A couple of weeks ago I found myself crying over my surely-failed degree. I was heading for a First before a meeting with my tutor over a 4500 word essay due in two day’s time went horribly wrong, involving the words ‘completely wrong angle’. Gutted wasn’t the word. I’m not a last-minute student. I thrive on pressure, but this was something else and my usual writing commences a good six weeks before the deadline.
I accepted my fate and the fact that the next 48 hours would be mostly spent hacking away at my keyboard until my fingers bled. This reminded me of a sketch I saw on the internet once where a man wrote so furiously that his fingers became stubs and he had to type with his head, which eventually also wore down so much that all was left was a few fragments of skull and brain-like mush embedded between Q and M. Hello destiny.
The first night was the worst, I knew I had to get through it but at 5am I just found myself getting more and more easily distracted, hence coming across Matt Shoard’s article on the Guardian website describing the process of all-night essay writing. It made me laugh, then it made me cry as I realised I was one of the students he was writing about and that I shouldn’t be reading it because I didn’t have time and I was distracted again. Sigh.
Shoard warns in his introduction that your bed is your enemy. At least this was something I didn’t have to worry about, I’d been suffering from insomnia for months and in a strange way it was nice to have a reason to be awake in the early hours. His advice of catnaps were alien to me. Sleep for 15 minutes, with no prerequisite of six hours of trying to sleep? Ha. Continue.
His next piece of advice was to get rid of Twitter, Facebook and all other web-based distractions. That was easy, and already done due to the state of my panic. Unfortunately he didn’t list the Guardian website here, sensible for him, not so for me. You see, the Guardian has proved useful as a source of research and stimulating while educating reading on many occasions previous to this, so it escaped my thoughts when considering distractions to rid myself of.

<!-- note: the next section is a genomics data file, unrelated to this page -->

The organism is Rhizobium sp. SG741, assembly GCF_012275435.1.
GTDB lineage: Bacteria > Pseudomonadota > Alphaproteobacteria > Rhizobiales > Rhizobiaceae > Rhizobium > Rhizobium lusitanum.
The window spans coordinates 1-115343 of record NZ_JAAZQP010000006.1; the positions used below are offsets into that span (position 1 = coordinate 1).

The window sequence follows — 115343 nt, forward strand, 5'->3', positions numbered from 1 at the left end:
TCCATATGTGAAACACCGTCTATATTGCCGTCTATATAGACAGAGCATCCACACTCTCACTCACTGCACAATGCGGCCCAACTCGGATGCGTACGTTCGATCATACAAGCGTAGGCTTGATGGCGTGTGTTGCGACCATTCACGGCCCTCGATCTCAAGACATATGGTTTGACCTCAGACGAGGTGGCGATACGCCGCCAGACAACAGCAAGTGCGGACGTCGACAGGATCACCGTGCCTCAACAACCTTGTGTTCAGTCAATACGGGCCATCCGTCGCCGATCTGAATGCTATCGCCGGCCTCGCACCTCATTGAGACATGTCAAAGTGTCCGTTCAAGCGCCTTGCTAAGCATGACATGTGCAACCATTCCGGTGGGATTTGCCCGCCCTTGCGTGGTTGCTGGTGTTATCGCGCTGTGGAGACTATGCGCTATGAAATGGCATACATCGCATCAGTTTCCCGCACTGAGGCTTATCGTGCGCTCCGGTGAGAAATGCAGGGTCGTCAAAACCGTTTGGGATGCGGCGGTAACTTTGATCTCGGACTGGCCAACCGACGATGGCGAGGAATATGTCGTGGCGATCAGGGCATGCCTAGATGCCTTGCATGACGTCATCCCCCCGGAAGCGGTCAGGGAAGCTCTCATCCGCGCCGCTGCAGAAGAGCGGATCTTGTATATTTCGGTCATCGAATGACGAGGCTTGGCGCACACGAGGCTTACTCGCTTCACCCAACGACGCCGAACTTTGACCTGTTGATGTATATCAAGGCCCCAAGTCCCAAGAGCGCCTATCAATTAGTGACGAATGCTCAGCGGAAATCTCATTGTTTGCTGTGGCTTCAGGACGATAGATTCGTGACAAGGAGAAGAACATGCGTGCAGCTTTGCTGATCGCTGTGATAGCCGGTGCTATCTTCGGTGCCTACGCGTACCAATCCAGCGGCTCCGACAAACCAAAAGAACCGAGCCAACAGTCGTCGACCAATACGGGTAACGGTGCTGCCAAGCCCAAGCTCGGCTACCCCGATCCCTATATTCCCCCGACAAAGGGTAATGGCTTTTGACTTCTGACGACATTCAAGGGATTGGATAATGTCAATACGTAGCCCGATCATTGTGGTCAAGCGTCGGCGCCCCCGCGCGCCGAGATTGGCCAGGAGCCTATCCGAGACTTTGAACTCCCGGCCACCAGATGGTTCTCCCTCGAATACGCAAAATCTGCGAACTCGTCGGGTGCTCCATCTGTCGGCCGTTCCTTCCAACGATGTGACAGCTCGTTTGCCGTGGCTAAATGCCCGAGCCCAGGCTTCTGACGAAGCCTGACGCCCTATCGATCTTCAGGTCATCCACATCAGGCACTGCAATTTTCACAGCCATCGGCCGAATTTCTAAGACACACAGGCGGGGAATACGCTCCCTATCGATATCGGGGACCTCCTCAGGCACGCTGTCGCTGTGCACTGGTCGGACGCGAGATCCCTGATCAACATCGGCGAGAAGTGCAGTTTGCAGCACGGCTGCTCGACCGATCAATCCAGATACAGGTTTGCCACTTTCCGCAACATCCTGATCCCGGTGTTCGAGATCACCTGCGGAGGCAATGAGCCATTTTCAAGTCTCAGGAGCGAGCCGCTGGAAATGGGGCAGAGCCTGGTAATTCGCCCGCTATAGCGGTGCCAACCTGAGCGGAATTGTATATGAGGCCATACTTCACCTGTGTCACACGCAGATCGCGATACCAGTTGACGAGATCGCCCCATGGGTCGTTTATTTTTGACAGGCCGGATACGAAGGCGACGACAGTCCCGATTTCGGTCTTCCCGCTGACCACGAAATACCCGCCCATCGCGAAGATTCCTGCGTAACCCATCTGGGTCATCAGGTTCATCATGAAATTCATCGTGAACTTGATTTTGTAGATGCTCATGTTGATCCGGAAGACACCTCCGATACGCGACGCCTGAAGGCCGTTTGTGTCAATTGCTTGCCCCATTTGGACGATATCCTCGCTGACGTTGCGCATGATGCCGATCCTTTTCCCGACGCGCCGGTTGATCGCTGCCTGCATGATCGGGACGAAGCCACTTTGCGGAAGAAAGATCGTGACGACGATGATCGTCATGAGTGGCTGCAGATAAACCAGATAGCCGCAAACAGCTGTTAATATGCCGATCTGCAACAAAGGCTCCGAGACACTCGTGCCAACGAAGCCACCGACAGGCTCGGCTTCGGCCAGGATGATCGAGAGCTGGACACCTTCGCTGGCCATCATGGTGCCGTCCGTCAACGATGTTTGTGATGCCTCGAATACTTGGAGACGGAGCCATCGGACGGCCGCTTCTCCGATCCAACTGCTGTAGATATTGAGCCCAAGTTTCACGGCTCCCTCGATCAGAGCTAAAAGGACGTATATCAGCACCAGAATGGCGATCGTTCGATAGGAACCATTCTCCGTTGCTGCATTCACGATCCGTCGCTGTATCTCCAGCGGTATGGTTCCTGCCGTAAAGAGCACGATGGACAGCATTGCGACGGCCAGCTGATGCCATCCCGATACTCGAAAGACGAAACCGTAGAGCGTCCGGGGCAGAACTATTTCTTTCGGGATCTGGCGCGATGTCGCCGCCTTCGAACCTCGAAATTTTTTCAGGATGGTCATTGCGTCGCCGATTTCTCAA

So now I’m on to the hard bit: writing the damn thing. Easier said than done when I thought I’d already done this and then had to scrap it. The rest of the advice consisted of the obvious: don’t cheat, and the less thought of but even more obvious: don’t die. Hey, I’m writing an essay here, not playing WoW and I’m pretty sure only one of them is addictive.
My advice is simple: you’re either good at staying awake or you’re not, if you’re not, buy energy drinks and bananas. If you are, you’ve got one up on those that aren’t. Lock your phone in another room, remind yourself that Facebook will still be there in the morning and just get on with it. Don’t think about being bored or tired, just don’t think. Read and then write. Lock on repeat. When you’re doing well, count the hours left until hand-in; it’ll be nice to know how close you are to celebrating the end. When you’re not doing well, do not look at the time. It’ll make you cry, again. Set small challenges: 500 words in the next 30 minutes or get to 3000 before your housemates get up/get in (delete as appropriate), these really work.
Don’t leave it until last minute. This sounds ridiculous given the nature of advice here, but writing isn’t everything. You also need to edit it, submit it online, check your bibliography and print it. All of these things can cause unexpected hiccups and need hours dedicated to them. For a 12pm deadline I’d suggest finishing your writing by 6am, then get printing. You can aim to get to the admissions office for 9am, which in reality will become 11.45am after everything that could go wrong has done.
Once you’re done the only relief you’ll have is not looking at a computer screen any longer, but your brain will have been locked on panic mode for such an intensive amount of time you’ll feel like any indication of your muscles relaxing and tension leaving your brain will be a crime worthy of a prison sentence. From my experience it’ll take 2-3 days for this feeling to wear off before you feel truly free, but when that moment does come, you’ll know about it. Now sleep, drink, play, reply to your abandoned chats on Facebook and do whatever the hell you want. Or you could start that other essay to avoid doing all of this again.